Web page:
A complete body rejuvenation using Chinese techniques of tuina massage, acupuncture and cupping have mixed results for our tester.
Tried and Tested: Tuina massage wins a convert
WHAT I TRIED A body overhaul using the ancient art of Chinese medicine, involving a tuina massage, acupuncture and cupping.
WHAT I WANTED I have always been curious about traditional practices and wanted to see if this treatment lived up to the hype of devotees. Plus, after years of going to salons, I wanted a massage that actually felt like it was doing some good rather than just feeling I was being stroked.
HOW IT WORKS Traditional Chinese medicine works on the principle of yinyangism, which essentially means balancing different energies in the body. In tuina, the therapist uses vigorous kneading and acupressure to get the circulation going and energy, or chi, moving along muscles and meridian lines (energy lines associated with the healthy functioning of organs). Cupping has been glamorised in recent times by the likes of Gwyneth Paltrow but dates back to 3000BC. Small glass bowls have the air inside heated to create a vacuum, then are clamped to the body to form an airtight seal for about 15 minutes. The treatment is said to improve circulation and relieve muscular tension.
WHAT HAPPENED Tucked behind Zabeel Palace, the Dubai Herbal and Treatment Centre was opened in 2003 and treats both members of the Royal Family and the general public. With its clinical appearance and extensive in-house Chinese herbal pharmacy, it feels more therapeutic than spa-like. A brief but compulsory consultation with Dr Maria Alonso, who examines my tongue and pulse, reveals I have poor circulation and low energy levels, and she decides a course of treatment from more than 20 possibilities.
First up is the 35-minute tuina massage (Dh250). Dr Zhang Hung Xia does not speak English and I don't know any Chinese (and am no wiser after the intervention of a translator) but it turns out I don't need one as her magic hands work wonders. She kneads, prods and pinches me like dough as I lie fully dressed. It is occasionally uncomfortable but never painful, and within 10 minutes a warm sensation floods my back. By the end of the session I am as floppy as an amoeba, and the treatment has done more than any spa massage I have ever had.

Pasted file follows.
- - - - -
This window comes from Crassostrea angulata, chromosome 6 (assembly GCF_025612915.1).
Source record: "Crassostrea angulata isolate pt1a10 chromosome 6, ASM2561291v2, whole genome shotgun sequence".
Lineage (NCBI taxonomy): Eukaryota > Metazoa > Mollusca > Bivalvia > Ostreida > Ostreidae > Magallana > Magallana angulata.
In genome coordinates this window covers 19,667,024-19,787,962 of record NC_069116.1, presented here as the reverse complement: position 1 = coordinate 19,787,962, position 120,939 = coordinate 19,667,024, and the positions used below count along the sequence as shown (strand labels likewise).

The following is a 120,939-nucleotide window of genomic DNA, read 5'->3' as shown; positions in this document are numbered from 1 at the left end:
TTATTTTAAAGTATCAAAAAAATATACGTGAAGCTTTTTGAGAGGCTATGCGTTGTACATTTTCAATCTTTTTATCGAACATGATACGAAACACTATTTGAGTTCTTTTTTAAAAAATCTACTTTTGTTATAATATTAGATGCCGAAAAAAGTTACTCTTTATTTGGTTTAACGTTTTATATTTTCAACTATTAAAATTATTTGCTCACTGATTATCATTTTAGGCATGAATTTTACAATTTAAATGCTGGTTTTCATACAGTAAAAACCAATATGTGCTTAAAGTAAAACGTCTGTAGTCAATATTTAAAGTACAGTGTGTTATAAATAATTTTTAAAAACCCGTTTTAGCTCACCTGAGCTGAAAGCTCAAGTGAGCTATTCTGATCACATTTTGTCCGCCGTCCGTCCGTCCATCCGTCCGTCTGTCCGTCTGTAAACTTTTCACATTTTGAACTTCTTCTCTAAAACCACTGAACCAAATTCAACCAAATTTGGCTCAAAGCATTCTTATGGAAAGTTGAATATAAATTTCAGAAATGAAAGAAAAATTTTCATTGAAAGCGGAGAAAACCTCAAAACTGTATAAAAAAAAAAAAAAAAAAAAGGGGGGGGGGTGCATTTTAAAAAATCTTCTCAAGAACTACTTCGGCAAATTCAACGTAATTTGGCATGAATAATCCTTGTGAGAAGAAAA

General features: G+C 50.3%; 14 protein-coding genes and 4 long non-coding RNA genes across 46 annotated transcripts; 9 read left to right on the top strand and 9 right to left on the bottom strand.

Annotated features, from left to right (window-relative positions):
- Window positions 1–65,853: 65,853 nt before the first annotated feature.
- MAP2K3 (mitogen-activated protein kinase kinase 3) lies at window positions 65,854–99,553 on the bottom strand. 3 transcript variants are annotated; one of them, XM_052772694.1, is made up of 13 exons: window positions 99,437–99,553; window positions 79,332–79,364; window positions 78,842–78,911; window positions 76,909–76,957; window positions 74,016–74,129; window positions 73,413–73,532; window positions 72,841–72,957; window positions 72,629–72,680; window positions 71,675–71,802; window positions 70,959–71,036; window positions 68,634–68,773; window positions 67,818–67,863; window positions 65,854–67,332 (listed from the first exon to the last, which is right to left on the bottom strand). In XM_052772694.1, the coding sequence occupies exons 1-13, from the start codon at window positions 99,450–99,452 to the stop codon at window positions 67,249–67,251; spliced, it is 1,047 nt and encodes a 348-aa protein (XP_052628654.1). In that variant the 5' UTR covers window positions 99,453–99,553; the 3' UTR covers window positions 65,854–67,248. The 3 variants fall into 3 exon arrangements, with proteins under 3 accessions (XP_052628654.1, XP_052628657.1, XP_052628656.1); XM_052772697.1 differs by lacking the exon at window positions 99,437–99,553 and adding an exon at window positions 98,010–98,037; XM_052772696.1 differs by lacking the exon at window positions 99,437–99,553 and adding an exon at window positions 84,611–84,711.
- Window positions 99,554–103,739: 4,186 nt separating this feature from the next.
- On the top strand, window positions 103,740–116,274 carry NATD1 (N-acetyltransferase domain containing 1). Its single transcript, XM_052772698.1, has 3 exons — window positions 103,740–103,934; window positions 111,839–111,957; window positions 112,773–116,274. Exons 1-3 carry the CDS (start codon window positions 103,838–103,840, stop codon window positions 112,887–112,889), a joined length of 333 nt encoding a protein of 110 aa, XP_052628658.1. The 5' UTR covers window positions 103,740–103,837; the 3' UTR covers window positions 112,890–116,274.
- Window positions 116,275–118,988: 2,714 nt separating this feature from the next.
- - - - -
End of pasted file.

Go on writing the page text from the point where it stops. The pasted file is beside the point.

The acupuncture (Dh200): I have never liked needles being stuck into me (who does?) and a course of sessions is said to be more beneficial than one alone. Used on my arthritic old-lady knees, it leaves my limbs heavy but pain-free after half an hour.
Finally, the cupping (Dh100), which gives an odd sucking sensation as the glass cups are clamped onto my back. I resist the urge to shake them off and lie for an uncomfortable 15 minutes feeling my skin is being plucked and pinched. They leave bright red circles when they are snapped off.
THE RESULTS I am a complete convert when it comes to the tuina massage and plan to return for more. As far as the acupuncture goes, I am convinced exercise would be a healthier way of dealing with my physical ailment. And while some friends swear by cupping, I am still on the fence.
Dubai Herbal and Treatment Centre, near Second Zabeel Road, Dubai, 04 335 1200, www.dubaihtc.com. Treatments priced from Dh100 after a Dh300 consultation
QIANA FASHION Finding our usual beauty products in the UAE is not easy, which means our holidays to Europe involve the beauty counters. Now there's Qiana Fashion, with products by Shu Uemura and Trish McEvoy; our best fragrance is White Iris by Trish McEvoy, which evokes spring. But the perfumes have been snapped up - only Gardenia Musk is available now. As for Shu Uemura, its blushers, eye shadows, lipsticks, mascaras are all stocked, though not its fake eyelashes. But with its Ultimate Expression Mascara, who needs them?
Qiana Fashion, Mirdif, past Spinneys, villa number 12, 04 288 6855
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